The enthusiasm with which people across so many countries have adopted Ada Lovelace Day, and the work that they have put in to organise their own events, shows just how widespread the desire is to support and inspire girls and women in STEM. Everyone who organises or attends an event is part of a global movement to champion girls and women in STEM and change the way we think about women in science, technology, engineering and maths.

Because this year is our tenth anniversary, we want to encourage more people to organise their own events, so we’ve launched a new mailing list specifically for organisers so that we can keep you inspired and informed about what’s happening this year. Just sign up using the form below.

If you want a bit of inspiration or help, then take a look at our indie event organisers pack, which has advice, as well as blank flyers, posters and our Indie Event logo, all of which can be downloaded from Figshare. We are in the process of translating the pack into Spanish, and if you’d like to translate it into your native language, please email me!

If you work for a museum, school, university, student union, learned society, professional body, STEM company, library, aquarium, art gallery, local council, entertainment venue, community group, or if you just want to get involved, please sign up to our mailing list and get organise your own event.

Let’s make 2018 a bumper year for Ada Lovelace Day around the world!

ALD becomes Virgin Media Business Voom 2018 partner

Voom 2018 - Could it be you?Ada Lovelace Day are delighted to announce that our founder, Suw Charman-Anderson, will be one of the judges at the semi-final of the Virgin Media Business Voom Pitch 2018.

Voom Pitch 2018 is an opportunity for entrepreneurs in the UK and Ireland to pitch their business idea and win a share of £1 million in prizes.

There are two categories:

  • Spark & Startup is for small businesses (0-19 employees) who want to get out there in the public eye.
  • Scale & Grow is for larger businesses (20-250 employees) looking to scale up.

The competition isn’t just about winning a share of the prize pot. Entrants will also gain valuable publicity, as well as the tools to crowdfund their pitch. In 2016, competitors raised more than £720,000 to fund their businesses, which is an opportunity not to be missed!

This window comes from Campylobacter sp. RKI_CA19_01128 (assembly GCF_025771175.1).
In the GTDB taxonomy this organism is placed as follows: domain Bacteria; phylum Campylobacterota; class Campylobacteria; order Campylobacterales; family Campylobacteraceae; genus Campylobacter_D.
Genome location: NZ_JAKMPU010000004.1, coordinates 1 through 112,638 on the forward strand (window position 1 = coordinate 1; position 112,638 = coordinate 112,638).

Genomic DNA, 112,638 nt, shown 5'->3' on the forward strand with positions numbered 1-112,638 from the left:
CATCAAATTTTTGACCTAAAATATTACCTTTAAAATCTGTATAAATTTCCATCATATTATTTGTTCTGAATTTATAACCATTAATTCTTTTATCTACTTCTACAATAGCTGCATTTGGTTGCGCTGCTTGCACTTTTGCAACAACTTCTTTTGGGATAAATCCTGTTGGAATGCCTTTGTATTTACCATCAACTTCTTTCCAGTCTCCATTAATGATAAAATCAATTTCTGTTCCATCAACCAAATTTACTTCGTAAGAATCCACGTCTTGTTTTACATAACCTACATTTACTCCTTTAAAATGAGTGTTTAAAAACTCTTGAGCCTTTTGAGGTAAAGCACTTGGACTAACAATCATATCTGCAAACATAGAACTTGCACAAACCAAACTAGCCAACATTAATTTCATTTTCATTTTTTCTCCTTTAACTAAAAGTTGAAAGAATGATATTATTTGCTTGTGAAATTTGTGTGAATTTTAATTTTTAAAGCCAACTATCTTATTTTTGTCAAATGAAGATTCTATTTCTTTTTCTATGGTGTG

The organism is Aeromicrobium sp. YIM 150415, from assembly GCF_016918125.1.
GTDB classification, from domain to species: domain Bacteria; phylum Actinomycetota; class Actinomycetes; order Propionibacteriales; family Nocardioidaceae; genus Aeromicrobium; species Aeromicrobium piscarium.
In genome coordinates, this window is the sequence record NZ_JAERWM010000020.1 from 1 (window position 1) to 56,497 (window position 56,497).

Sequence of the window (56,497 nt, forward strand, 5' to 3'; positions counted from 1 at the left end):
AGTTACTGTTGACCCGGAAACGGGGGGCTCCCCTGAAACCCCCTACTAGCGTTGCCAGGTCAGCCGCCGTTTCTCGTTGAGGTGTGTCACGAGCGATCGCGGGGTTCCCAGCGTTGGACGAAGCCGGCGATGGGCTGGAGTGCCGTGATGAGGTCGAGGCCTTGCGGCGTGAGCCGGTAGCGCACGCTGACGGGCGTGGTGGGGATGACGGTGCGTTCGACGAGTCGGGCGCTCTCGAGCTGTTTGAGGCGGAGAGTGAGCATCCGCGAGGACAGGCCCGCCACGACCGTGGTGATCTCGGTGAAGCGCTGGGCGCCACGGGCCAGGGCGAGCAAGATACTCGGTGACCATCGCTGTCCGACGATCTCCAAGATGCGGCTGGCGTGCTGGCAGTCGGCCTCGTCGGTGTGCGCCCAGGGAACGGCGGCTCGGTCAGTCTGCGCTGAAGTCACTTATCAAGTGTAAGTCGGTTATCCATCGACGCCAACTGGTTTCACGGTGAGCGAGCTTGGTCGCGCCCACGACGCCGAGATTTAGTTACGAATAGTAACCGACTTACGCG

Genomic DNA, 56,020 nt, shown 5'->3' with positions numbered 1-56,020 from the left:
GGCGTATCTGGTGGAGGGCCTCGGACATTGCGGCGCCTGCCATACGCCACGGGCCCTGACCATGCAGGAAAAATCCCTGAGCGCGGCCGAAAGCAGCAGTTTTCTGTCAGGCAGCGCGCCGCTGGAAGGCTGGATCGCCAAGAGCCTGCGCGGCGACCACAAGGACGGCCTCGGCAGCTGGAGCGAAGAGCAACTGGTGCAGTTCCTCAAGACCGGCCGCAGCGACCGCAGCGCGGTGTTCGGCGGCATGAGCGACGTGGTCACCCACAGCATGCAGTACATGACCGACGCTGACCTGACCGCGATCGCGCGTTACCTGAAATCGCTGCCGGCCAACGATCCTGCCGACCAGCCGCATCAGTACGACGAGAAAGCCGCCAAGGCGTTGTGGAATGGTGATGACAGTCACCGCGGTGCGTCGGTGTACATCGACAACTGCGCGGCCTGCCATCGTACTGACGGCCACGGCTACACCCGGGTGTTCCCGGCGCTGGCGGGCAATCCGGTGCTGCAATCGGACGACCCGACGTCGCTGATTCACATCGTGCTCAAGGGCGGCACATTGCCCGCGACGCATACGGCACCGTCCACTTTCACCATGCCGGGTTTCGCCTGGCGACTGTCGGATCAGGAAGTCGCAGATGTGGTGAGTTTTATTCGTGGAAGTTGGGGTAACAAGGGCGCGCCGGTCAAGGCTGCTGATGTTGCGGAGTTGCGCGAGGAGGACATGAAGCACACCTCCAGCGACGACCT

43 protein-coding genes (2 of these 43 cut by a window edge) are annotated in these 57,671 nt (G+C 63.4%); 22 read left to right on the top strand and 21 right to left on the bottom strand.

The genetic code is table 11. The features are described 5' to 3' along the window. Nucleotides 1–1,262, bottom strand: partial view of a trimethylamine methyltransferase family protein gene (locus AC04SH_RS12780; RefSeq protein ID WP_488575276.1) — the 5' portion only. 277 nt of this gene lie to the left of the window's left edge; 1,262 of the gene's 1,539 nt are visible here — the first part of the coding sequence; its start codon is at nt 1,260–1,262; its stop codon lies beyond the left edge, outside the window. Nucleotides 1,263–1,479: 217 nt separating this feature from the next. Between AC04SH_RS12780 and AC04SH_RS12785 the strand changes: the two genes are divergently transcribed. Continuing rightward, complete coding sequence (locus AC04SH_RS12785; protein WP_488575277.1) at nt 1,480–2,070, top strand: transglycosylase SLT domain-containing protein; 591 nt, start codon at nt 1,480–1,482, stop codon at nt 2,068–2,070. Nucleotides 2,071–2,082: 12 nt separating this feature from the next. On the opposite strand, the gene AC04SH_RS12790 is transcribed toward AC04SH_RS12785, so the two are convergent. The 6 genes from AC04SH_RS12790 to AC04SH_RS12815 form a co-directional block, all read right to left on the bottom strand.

Here at ALD, we know that women make fantastic entrepreneurs, but we also know how challenging it is for women to start their own businesses when only 9 percent of start-up funding in the UK goes to women-run businesses, and when men are 86 percent more likely to be funded by venture-capitalists and 56 percent more likely to successfully attract angel investors.

Women’s businesses often tap into markets and needs that men miss, especially retail and services, which means that male-dominated investors don’t always recognise the opportunity because they look so different to the typical high-growth, high-risk strategies that male-led start-ups often pursue.

Difficulties in raising capital persist, despite the fact that companies led by women produce a 35 percent higher return on investment and grow on average at a rate of 28 percent per year.

This is why ALD has become a Voom 2018 Partner. We believe that Voom 2018 is an amazing opportunity for women to get their businesses in front of a large and important audience and to win significant funding and support.

Entering is simple: You just need to produce a pitch video and upload it to the Voom 2018 site before 8 May, then encourage your community to vote on it, from 4 Apr until 15 May. At the semi-final on 21 May, 80 entrants will go before a panel of judges, including ALD’s founder, Suw Charman-Anderson, and six businesses will be chosen to go through to the final two days later on 23 May.

Virgin Media Business have all the advice you need to get you started, and you can follow all the news on Twitter using the #VOOM hashtag or by following @vmbusiness. On Facebook, follow the Voom 2018 page.

So get cracking! You have nothing to lose, and so much to win!

Should you be worried about ‘cultural fit’?

When you hear of companies ‘interviewing for cultural fit’, that often means that recruiters are looking for someone with a specific set of attitudes, assumptions and biases that they think will fit neatly into the existing cultural framework of the company. This can be problematic because it can damage efforts to increase diversity, resulting in a workforce that may look diverse but is actually made up of people who all think the same way. Says the Harvard Business Review: